Imagine you are running the recruitment process for a government agency and you are trying to attract high quality, public service oriented staff to work in difficult agencies. How should you do this? If you offer higher wages, maybe it will get you higher quality folks, but will you lose public service motivation? And how do you get these high quality folks to go to remote and dangerous areas?
June 30 marks the end of the fiscal year at the World Bank, and an annual reminder of the stark irony of working in a bank that does not let you save – money is allocated to a particular fiscal year, and if not spent during this time, disappears into a vortex where it is reallocated elsewhere in the institution. This is a problem that is not unique to the World Bank - last week’s Science news had an article reporting on the findings of a blue-ribbon panel of business leaders, u
· In case you missed, the IDB authors of the one laptop per child evaluation post a response to Berk’s post on the IDB Development that works blog. They discuss the context in which their evaluation was done, and the possible government rationale for investing in OLPC in Peru.
While some of us get to conduct individually randomized trials, I’d say that cluster randomized trials are pretty much the norm in field experiments in economics. Add to that the increase in the level of ambition we recently acquired to have interventions with multiple treatment arms (rather than one treatment and one control group) and mix it with a pinch of logistical and budgetary constraints, we have a non-negligible number of trials with small numbers of clusters (schools, clinics, villages, etc.).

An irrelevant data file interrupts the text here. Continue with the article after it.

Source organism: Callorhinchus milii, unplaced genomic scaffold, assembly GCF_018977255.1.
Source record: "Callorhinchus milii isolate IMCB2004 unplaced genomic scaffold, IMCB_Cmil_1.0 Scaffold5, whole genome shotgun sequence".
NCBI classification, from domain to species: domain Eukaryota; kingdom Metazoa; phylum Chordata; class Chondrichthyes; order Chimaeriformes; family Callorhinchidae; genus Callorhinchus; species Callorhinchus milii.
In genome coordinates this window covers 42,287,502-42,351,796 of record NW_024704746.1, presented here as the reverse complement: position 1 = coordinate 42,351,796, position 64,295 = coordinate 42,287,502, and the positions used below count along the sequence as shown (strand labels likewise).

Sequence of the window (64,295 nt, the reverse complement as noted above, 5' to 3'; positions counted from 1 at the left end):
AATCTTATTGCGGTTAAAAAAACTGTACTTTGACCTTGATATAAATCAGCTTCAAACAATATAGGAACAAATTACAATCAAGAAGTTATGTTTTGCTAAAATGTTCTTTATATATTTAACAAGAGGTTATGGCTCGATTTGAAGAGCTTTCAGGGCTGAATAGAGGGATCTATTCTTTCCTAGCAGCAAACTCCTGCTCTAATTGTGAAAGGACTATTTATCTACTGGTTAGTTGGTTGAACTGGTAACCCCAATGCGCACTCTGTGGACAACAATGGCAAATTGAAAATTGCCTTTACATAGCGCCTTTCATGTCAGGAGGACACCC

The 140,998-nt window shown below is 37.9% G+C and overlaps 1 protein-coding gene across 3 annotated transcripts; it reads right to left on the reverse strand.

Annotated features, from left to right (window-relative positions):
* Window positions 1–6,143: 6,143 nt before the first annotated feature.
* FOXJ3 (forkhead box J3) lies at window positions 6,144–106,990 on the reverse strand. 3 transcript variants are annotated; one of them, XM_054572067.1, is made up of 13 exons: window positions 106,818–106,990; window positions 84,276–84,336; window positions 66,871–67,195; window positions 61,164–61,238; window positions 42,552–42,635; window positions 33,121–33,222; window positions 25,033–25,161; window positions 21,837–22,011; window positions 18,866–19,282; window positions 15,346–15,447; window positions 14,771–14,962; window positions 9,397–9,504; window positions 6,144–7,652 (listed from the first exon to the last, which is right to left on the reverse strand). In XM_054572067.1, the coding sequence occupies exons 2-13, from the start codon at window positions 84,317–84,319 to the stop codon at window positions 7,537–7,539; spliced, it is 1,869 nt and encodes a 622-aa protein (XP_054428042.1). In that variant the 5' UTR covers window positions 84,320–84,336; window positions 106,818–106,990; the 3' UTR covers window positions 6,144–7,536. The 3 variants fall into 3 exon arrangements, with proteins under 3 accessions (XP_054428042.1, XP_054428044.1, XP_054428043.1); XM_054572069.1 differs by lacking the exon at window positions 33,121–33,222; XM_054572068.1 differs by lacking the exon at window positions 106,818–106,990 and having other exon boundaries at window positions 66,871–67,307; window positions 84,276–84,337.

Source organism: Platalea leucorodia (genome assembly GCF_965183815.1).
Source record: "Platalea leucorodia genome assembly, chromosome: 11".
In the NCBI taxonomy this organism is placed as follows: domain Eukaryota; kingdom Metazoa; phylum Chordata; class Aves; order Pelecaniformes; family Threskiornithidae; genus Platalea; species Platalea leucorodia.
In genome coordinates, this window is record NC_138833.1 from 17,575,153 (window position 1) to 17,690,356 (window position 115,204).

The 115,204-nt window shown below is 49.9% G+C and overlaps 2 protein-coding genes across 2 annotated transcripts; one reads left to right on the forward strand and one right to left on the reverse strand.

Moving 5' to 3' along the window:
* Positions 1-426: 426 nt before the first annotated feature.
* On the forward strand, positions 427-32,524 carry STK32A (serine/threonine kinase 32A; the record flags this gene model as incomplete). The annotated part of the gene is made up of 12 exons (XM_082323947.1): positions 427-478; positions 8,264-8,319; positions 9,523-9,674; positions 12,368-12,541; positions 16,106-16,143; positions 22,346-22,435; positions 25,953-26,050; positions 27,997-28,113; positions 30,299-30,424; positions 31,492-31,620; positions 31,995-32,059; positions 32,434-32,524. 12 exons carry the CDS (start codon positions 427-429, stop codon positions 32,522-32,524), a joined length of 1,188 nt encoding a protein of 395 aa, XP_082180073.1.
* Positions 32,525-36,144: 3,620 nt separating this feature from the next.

Yesterday, David argued that “the important work on trying to raise the incomes and status of women around the world doesn’t continue to come in part by neglecting the important role you [dads] play.” While I don’t think the world of development programs is in any remote danger of ignoring men in favor of women, I do think we aren’t paying enough attention to how men and women interact, and what that means for how programs work (e.g. to increase the welfare of all).
It’s Father’s Day here in America (although not in much of the rest of the World, see this cool interactive map).
· How not to response to evaluations – The Guardian discusses the response to an evaluation the UK government did of a mandatory work scheme, which required jobseekers to do mandatory unpaid work for 30 hours per week in order to continue getting a jobseeker’s allowance.
Indoor smoke from cooking on an open fire has long been recognized as a major cause of ill health, especially for women and young children (those either most vulnerable or most likely to be exposed). Improved cooking stoves represent the hopes of development professionals in that their efficient design and vented smoke should improve health, lower mortality, and reduce fuel use.
This post is coauthored with Francisco Campos